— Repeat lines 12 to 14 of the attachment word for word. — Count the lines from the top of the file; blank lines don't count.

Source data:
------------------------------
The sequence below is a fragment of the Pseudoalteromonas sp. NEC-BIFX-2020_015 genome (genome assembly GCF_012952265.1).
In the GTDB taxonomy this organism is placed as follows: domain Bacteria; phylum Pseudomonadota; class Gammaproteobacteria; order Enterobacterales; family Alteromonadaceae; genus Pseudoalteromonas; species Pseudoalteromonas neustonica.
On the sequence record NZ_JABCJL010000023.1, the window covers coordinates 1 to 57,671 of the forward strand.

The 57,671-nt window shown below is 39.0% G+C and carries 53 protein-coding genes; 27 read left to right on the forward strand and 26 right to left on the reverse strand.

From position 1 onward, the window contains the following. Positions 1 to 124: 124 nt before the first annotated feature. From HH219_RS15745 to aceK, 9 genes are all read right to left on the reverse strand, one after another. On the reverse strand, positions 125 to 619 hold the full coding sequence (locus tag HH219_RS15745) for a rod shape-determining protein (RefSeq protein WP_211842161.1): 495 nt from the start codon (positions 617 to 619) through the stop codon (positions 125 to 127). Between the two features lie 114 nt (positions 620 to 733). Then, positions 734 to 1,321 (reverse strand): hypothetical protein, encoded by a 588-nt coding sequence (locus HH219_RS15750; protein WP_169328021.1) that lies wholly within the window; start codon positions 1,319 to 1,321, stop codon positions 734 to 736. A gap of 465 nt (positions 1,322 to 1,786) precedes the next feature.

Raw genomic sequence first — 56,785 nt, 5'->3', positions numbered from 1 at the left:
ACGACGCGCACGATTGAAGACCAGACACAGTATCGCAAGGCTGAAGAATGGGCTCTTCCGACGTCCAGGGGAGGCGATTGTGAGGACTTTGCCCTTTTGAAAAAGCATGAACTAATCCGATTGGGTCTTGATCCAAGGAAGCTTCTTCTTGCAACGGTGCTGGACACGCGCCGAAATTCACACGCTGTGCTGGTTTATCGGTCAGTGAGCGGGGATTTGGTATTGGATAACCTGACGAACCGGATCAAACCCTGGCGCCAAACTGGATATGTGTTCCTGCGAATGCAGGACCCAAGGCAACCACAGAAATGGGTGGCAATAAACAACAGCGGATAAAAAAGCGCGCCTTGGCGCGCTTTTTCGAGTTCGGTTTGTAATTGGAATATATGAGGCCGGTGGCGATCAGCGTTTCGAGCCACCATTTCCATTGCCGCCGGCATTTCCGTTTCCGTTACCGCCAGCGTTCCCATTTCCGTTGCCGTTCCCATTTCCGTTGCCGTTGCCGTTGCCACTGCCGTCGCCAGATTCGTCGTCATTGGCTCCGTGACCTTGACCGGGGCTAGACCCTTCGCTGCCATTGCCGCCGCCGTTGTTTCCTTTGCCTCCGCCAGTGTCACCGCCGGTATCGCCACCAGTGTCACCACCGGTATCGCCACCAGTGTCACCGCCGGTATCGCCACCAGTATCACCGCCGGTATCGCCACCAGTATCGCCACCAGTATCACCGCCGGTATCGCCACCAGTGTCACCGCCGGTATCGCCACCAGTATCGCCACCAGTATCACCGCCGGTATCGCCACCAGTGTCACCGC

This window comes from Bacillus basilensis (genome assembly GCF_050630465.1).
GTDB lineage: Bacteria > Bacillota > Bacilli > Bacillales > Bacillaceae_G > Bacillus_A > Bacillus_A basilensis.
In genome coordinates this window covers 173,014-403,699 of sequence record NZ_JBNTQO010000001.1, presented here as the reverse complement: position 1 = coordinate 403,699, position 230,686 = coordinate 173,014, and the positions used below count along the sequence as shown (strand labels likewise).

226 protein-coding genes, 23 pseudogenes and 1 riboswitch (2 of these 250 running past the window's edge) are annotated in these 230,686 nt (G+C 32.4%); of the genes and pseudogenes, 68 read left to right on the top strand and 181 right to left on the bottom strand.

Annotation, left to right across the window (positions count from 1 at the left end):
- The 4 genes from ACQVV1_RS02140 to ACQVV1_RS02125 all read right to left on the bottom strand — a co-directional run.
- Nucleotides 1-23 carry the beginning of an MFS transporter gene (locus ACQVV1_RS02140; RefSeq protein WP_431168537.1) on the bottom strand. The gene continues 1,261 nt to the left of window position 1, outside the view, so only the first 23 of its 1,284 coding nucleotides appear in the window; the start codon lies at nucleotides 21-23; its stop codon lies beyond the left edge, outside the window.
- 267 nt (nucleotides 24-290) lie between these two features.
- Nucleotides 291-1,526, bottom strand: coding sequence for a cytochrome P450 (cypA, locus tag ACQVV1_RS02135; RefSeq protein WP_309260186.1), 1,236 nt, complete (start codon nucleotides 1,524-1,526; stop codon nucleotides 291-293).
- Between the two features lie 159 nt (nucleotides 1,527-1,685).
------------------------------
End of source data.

Annotation, left to right across the window (positions count from 1 at the left end):
- The 4 genes from ACQVV1_RS02140 to ACQVV1_RS02125 all read right to left on the bottom strand — a co-directional run.
- Nucleotides 1-23 carry the beginning of an MFS transporter gene (locus ACQVV1_RS02140; RefSeq protein WP_431168537.1) on the bottom strand. The gene continues 1,261 nt to the left of window position 1, outside the view, so only the first 23 of its 1,284 coding nucleotides appear in the window; the start codon lies at nucleotides 21-23; its stop codon lies beyond the left edge, outside the window.